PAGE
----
Orville Taylor | Miller time: Justice on trial
Whatever was the verdict, justice has been served. Defence attorney Bert Samuels is one of the brightest persons who I know. When he defended Shorty more than 36 years ago, when everyone and his dogs thought that he was guilty, the whole country recognised that he knew the practice of law like the back of his hand.
Two weeks ago, his client, reputed leader of the Clansman gang Tesha Miller, was found guilty of being an accessory to murder. The offence for which he was charged was a brazen killing of a public employee and thus, an attack on the State.
A week before, two self-confessed members of the gang pleaded guilty to the gruesome killing of two women, beheading them like chickens or other domestic livestock. Here, there is no debate as to the culpability of the killers, because they admitted it. However, had they gone to trial, it would have been a coin toss – head you win, tail I lose.
Of course, as any good attorney should, Samuels has given notice of appeal. He is an expert in the law; therefore, he would know whether there is any basis in law for such action. Let me make it clear, whatever the outcome and however far he takes this matter, I will be satisfied that justice is done, because this is the system to which we all subscribe.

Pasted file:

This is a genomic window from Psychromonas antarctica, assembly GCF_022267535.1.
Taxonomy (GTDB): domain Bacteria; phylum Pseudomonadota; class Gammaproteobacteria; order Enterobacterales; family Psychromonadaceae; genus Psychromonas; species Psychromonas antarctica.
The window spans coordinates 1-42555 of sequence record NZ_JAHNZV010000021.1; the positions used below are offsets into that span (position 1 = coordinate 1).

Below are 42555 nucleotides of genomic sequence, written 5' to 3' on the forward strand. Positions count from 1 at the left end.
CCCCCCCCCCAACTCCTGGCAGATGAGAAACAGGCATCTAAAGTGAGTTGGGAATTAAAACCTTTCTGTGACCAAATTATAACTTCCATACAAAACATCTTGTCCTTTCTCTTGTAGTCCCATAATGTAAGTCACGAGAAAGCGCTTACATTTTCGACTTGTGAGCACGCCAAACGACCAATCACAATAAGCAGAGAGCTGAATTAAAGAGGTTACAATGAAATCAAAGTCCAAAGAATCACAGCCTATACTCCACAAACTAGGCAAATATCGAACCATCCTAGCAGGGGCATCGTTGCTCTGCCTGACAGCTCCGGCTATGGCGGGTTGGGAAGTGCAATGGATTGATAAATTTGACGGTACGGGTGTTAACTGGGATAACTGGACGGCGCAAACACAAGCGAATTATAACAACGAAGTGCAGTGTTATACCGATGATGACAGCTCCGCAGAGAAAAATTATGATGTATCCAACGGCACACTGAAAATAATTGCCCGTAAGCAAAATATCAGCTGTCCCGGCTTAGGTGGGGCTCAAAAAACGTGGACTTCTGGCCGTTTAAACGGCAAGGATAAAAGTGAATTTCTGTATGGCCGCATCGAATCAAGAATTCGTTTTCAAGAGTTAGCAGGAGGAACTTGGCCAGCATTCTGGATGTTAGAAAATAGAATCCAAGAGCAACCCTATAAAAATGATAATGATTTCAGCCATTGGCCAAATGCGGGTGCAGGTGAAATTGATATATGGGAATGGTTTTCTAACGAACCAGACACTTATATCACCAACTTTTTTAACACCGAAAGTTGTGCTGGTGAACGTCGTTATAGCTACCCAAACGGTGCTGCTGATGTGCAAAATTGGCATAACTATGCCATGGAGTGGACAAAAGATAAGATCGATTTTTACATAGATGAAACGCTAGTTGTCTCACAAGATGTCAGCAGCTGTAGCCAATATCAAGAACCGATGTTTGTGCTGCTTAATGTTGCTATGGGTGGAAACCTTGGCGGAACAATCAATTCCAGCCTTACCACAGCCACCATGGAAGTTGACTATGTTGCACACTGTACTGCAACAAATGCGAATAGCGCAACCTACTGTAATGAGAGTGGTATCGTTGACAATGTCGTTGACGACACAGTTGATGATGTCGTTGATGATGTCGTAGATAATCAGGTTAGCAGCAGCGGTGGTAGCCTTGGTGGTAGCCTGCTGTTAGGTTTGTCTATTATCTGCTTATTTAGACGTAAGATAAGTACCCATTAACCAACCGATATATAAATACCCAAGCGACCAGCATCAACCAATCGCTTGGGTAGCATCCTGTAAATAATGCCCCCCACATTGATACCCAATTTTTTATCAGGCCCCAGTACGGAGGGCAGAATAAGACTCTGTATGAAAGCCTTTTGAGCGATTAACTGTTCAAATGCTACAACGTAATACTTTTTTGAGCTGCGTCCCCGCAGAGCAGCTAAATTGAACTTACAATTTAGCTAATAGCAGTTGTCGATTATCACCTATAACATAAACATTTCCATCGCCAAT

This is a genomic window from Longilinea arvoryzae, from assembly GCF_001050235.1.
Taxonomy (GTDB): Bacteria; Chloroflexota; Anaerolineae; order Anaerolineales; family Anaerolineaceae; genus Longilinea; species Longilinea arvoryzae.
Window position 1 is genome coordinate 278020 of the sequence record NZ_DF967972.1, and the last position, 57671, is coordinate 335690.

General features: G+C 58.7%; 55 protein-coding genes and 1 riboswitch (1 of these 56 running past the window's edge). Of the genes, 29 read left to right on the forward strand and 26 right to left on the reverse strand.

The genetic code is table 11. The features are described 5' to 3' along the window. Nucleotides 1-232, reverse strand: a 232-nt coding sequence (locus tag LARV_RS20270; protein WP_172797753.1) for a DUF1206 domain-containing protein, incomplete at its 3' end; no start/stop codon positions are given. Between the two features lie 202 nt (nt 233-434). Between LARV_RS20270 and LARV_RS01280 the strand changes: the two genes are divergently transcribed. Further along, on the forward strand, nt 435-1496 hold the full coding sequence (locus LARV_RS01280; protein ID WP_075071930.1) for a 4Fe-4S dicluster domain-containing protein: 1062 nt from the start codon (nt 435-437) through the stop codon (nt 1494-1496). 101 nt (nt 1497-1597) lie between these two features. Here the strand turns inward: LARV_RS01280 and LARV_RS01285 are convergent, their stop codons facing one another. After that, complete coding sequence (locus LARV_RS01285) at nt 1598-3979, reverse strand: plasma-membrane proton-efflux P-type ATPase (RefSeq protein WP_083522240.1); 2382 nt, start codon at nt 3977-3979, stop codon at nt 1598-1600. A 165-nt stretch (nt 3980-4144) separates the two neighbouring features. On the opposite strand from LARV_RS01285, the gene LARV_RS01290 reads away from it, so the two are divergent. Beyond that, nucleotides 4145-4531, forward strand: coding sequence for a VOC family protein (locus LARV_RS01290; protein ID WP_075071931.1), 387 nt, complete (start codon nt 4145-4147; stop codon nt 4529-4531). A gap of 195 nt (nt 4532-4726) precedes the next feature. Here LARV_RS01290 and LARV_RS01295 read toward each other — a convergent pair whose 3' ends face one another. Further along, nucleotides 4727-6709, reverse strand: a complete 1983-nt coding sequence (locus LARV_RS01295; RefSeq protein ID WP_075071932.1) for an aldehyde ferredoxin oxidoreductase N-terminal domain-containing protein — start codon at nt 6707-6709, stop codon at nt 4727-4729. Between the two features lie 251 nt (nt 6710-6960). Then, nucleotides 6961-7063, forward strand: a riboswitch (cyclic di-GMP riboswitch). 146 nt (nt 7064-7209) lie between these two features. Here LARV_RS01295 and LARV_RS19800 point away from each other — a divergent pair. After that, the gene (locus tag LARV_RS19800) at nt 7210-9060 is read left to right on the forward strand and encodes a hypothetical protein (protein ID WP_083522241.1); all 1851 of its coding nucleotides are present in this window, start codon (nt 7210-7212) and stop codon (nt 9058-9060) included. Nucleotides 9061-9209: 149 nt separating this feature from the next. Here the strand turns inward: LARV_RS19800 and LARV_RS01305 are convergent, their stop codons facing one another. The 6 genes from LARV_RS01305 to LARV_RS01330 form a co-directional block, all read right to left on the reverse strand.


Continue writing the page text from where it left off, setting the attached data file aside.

In this wonderful democracy, we are free to ‘try any case in the court of public opinion’. Our laws and Constitution give us the right to say that we believe that a person is guilty or innocent after a trial, despite the judgment.
In the past, we have seen some very strange jury verdicts. In one case, where there was seminal fluid with the accused’s DNA found on the underage victim, most logical Jamaicans expected a guilty verdict. However, in the coin toss, the jury sucked in its conscience and gave him head, when the tail was the only reasonable conclusion.
Another high-profile case saw a defendant walk free, despite the expert testimony of pathologists trained by The University of the West Indies, the number one Anglophone Caribbean university, now ranked, under the leadership of the current vice-chancellor, within the top four per cent of universities globally.
Of course, both these cases are outliers, because most times, the jury, in cases of homicide in Jamaica, convict those prosecuted by the director of public prosecutions. True, you can’t win them all.
OPPOSED TO JURY TRIALS
Indeed, intrinsic in any fair system of justice must be that neither the prosecutor nor defence counsel has a guarantee of any particular outcome at the end of any trial. That is democracy at its best; and any variation from this introduces ‘extra-judicial’ elements into the system.
Nonetheless, my well-known and unwavering position is that I am opposed to jury trials. Not simply because I am aware of cases where jurists have confessed off the record that, “him look too nice fi sen’ go prison!” thus, making a tough hard-working male homicide cop cry. Rather, because despite the argument that juries are asked to adjudicate on the ‘facts’ and not the law, the subtlety of legal facts as opposed to scientific facts is easily lost on non-legally trained minds.